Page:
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2 - Who Is Shah Rukh?

29 March 2023

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First, the Bombay film is a spectacle, not an artistic endeavour. To accuse it of not being artsy is to chastise Muhammad Ali for

not

being Charlie Chaplin.

-Ashis Nandy, 1981 I sell dreams and peddle love to millions of people back home in India, who all assume that I am the best lover in the world. -Shah Rukh Khan, 2017

f you haven't heard of Shah Rukh Khan, you stand to be judged as provincial and clueless in the places I come from. So global, so pervasive is his fame that it has become tradition for foreign politicians and pop stars to pay homage to him during their encounters with India. 'Senorita ... bade bade deshon mein,' Barack Obama said. in a speech during his presidential visit to Delhi, instantly winning the crowd's goodwill by quoting a famous Shah Rukh line from Dilwale Dulhaniya Le Jayenge (DDLJ; 1995). Popstar Zayn Malik and footballer Mesut Ozil are Shah Rukh fans. Actor Riz Ahmed tweeted about 'geeking out' when he received praise from Khan. Korean soap stars and boybands love him, recreating his songs and moves. He has active fan clubs from Nigeria to Peru. Singapore has named an orchid after him. At Davos in 2018, he won the World Economic Forum's Crystal Award with Elton John and Cate Blanchett. The actor was awarded for his 'leadership in championing children's and women's rights in India'. The tallest building in the world, the Burj Khalifa in Dubai, is lit up in honour of Shah Rukh on his birthday. As Fatima Bhutto wrote in New Kings of the World, her study of the growing reach of Asian popular culture: "Today, Khan though little known in the West, is one of the icons of a vast cultural movement emerging from the Global South... Truly global in its range and allure, it is the biggest challenge yet to America's monopoly on soft-power since the end of World War II.'

It feels impossible to write anything original about an icon as self- aware and intelligent as Mr Khan. During an interview in 2019 with the American late-night legend David Letterman, the actor described himself as an employee of the myth of Shah Rukh Khan'. In 2016, the actor entered into an uncanny dialogue with his own celebrity in a film titled Fan, in which he played both a fanboy and the fanboy's favourite film star. Popular Indian film critic Baradwaj Rangan described the film as a 'risky deconstruction of his inherent Shah Rukh-ness'. Many commend the film as being one of the actor's greatest performances. In 2009, he starred in Billu, a film which shows the electrifying effect a star very similar to Shah Rukh has on village life and young rural women. One of my favourite Shah Rukh fan-service films is a small-budget movie called Shahrukh Bola 'Khoobsurat Hai Tu'. The film, released in 2010, features a remarkable performance by Preetika Chawla as a young woman who sells flowers on the street. A mad Shah Rukh fan, she yearns to meet her hero. One magical day, she happens to sell flowers to Shah Rukh himself. The actor appears in the film for a minute-long cameo. As he pays for the flowers, Shah Rukh tells the young girl that she is beautiful. When she narrates these events to her friends, they scoff, especially when she tells them Shah Rukh complimented her appearance. The plot is focused on how the fan daydreams and fights to prove that her story is true-she met Shah Rukh, and she is beautiful.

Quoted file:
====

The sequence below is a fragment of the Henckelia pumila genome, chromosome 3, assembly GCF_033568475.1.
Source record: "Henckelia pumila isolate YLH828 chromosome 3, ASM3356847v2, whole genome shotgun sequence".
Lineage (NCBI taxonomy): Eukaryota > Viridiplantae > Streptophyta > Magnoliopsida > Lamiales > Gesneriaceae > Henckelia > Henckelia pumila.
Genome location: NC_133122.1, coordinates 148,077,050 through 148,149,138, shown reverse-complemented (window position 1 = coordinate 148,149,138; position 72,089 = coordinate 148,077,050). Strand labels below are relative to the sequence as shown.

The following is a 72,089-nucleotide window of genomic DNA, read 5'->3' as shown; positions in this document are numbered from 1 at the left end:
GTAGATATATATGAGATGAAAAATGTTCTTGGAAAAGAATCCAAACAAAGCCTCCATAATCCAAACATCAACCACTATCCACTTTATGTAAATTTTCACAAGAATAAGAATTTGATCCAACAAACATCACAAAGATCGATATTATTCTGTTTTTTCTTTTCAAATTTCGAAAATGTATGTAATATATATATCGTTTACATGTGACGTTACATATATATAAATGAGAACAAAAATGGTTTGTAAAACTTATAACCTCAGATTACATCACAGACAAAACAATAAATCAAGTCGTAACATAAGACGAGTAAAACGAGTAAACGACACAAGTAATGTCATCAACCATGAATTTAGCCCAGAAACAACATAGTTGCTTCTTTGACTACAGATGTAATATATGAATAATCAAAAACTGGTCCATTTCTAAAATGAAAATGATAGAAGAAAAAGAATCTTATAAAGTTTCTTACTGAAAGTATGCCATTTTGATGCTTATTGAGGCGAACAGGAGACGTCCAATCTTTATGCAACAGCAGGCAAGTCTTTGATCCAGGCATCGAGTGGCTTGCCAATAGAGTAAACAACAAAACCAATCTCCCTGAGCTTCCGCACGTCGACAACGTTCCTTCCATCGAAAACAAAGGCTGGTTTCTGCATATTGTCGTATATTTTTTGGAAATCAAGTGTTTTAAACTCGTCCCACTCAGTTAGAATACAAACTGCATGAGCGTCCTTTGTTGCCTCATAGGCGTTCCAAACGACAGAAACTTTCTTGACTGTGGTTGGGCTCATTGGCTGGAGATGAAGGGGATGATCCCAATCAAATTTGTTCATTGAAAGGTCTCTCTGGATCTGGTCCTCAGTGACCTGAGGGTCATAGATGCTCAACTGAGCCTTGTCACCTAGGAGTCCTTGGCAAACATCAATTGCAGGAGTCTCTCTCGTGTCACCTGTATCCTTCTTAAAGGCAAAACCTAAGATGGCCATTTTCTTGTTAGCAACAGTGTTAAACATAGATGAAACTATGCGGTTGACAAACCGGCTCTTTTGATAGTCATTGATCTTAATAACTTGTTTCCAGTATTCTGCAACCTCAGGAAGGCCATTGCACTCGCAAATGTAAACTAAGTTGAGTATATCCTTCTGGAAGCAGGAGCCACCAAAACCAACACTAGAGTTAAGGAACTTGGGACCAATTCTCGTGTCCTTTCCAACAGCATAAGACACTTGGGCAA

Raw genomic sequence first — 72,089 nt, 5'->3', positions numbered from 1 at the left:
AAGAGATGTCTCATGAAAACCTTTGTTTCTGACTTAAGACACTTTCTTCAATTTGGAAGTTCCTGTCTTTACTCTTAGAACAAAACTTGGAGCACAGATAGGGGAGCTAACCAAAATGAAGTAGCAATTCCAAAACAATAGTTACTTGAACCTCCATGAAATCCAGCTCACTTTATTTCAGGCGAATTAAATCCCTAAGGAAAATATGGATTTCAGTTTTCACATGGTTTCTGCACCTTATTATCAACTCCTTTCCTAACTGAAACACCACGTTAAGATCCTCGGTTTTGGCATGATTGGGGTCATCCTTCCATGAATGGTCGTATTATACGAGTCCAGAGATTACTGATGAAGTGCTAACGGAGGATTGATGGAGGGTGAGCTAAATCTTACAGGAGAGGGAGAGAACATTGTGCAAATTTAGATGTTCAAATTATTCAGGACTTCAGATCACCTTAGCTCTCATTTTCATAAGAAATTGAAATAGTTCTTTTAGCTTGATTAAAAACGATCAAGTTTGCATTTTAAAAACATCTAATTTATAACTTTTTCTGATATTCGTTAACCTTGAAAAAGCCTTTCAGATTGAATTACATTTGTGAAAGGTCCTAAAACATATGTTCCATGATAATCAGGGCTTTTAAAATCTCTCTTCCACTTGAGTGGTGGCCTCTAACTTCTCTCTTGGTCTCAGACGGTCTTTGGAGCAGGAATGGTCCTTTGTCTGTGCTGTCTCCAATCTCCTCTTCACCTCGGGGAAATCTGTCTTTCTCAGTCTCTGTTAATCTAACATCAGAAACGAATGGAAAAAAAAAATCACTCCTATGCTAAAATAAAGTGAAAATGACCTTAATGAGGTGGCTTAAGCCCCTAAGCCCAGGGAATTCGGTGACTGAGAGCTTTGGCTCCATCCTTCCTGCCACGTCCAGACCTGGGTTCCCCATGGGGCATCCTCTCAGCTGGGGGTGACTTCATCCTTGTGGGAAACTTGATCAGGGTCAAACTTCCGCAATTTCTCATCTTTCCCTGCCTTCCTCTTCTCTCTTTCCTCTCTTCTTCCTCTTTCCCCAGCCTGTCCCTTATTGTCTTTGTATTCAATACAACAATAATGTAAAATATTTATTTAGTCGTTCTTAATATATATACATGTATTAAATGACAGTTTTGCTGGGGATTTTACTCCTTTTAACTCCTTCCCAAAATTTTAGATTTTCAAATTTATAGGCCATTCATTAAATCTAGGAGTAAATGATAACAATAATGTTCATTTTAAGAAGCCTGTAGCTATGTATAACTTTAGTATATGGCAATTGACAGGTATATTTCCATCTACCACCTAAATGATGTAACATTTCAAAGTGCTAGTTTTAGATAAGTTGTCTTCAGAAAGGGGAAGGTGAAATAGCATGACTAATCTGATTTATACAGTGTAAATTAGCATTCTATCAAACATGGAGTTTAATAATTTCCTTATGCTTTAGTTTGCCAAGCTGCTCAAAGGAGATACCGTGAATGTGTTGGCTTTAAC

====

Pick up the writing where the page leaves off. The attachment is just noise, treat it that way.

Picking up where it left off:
In 2017, Shah Rukh delivered a TED talk in Vancouver. He drew an amusing parallel between the journey of humanity and his own journey as an ageing film star, emphasizing the need for compassionate love as an overarching principle for how humans should approach global policy, automation and each other. 


More Books by HarperCollins India

2
Articles
Desperately Seeking Shah Rukh
5.0
Blowing open the struggles, aspirations, loneliness and lived experiences of Indian women who seek financial independence in one of the most male-dominated economies in the world, Shrayana Bhattacharya’s pathbreaking bestseller shows why women who hold paid jobs form a meagre minority, even in cities. Abandoning traditional modes of social science research, she relies on the fandom of Shah Rukh Khan to glean intimate details of what women think about men, markets, beauty, money and marriage. Discussing Khan’s icon allows a diverse set of women—from upper-caste engineers, tribal migrant domestic workers to Muslim garment workers—to talk about their everyday battles for freedom, revealing how India became one of the world’s most gender-unequal economies. With arresting candour, Bhattacharya also examines her personal anguish against the biases of contemporary India. Funny, furious and fresh, Desperately Seeking Shah Rukh exhorts us towards a true modernity.